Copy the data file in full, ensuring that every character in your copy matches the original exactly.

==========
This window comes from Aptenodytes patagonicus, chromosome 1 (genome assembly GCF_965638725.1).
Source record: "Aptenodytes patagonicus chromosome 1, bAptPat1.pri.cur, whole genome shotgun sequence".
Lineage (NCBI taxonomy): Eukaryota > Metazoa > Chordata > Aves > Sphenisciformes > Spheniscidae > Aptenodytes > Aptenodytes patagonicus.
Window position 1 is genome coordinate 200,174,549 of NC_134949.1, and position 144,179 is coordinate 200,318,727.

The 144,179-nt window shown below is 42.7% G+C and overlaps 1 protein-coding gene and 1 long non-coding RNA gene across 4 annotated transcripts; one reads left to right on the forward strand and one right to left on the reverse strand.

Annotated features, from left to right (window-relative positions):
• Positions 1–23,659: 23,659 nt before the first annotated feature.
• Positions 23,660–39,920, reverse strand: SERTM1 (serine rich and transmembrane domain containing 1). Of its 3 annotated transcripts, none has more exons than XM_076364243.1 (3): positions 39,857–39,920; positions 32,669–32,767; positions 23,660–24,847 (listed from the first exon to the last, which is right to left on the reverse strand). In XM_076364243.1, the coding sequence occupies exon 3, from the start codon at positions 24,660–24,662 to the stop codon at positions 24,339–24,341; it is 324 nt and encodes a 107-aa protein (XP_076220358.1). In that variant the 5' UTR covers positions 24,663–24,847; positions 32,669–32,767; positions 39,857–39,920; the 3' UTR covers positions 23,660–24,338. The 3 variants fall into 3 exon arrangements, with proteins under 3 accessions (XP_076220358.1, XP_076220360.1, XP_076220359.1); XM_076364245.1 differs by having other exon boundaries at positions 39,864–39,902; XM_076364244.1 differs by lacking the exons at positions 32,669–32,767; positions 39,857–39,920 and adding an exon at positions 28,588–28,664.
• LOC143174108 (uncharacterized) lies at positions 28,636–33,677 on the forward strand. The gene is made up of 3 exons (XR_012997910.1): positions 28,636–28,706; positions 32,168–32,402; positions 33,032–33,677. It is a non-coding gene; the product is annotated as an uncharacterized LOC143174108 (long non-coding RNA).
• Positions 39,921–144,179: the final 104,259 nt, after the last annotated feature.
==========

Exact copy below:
This window comes from Aptenodytes patagonicus, chromosome 1 (genome assembly GCF_965638725.1).
Source record: "Aptenodytes patagonicus chromosome 1, bAptPat1.pri.cur, whole genome shotgun sequence".
Lineage (NCBI taxonomy): Eukaryota > Metazoa > Chordata > Aves > Sphenisciformes > Spheniscidae > Aptenodytes > Aptenodytes patagonicus.
Window position 1 is genome coordinate 200,174,549 of NC_134949.1, and position 144,179 is coordinate 200,318,727.

The 144,179-nt window shown below is 42.7% G+C and overlaps 1 protein-coding gene and 1 long non-coding RNA gene across 4 annotated transcripts; one reads left to right on the forward strand and one right to left on the reverse strand.

Annotated features, from left to right (window-relative positions):
• Positions 1–23,659: 23,659 nt before the first annotated feature.
• Positions 23,660–39,920, reverse strand: SERTM1 (serine rich and transmembrane domain containing 1). Of its 3 annotated transcripts, none has more exons than XM_076364243.1 (3): positions 39,857–39,920; positions 32,669–32,767; positions 23,660–24,847 (listed from the first exon to the last, which is right to left on the reverse strand). In XM_076364243.1, the coding sequence occupies exon 3, from the start codon at positions 24,660–24,662 to the stop codon at positions 24,339–24,341; it is 324 nt and encodes a 107-aa protein (XP_076220358.1). In that variant the 5' UTR covers positions 24,663–24,847; positions 32,669–32,767; positions 39,857–39,920; the 3' UTR covers positions 23,660–24,338. The 3 variants fall into 3 exon arrangements, with proteins under 3 accessions (XP_076220358.1, XP_076220360.1, XP_076220359.1); XM_076364245.1 differs by having other exon boundaries at positions 39,864–39,902; XM_076364244.1 differs by lacking the exons at positions 32,669–32,767; positions 39,857–39,920 and adding an exon at positions 28,588–28,664.
• LOC143174108 (uncharacterized) lies at positions 28,636–33,677 on the forward strand. The gene is made up of 3 exons (XR_012997910.1): positions 28,636–28,706; positions 32,168–32,402; positions 33,032–33,677. It is a non-coding gene; the product is annotated as an uncharacterized LOC143174108 (long non-coding RNA).
• Positions 39,921–144,179: the final 104,259 nt, after the last annotated feature.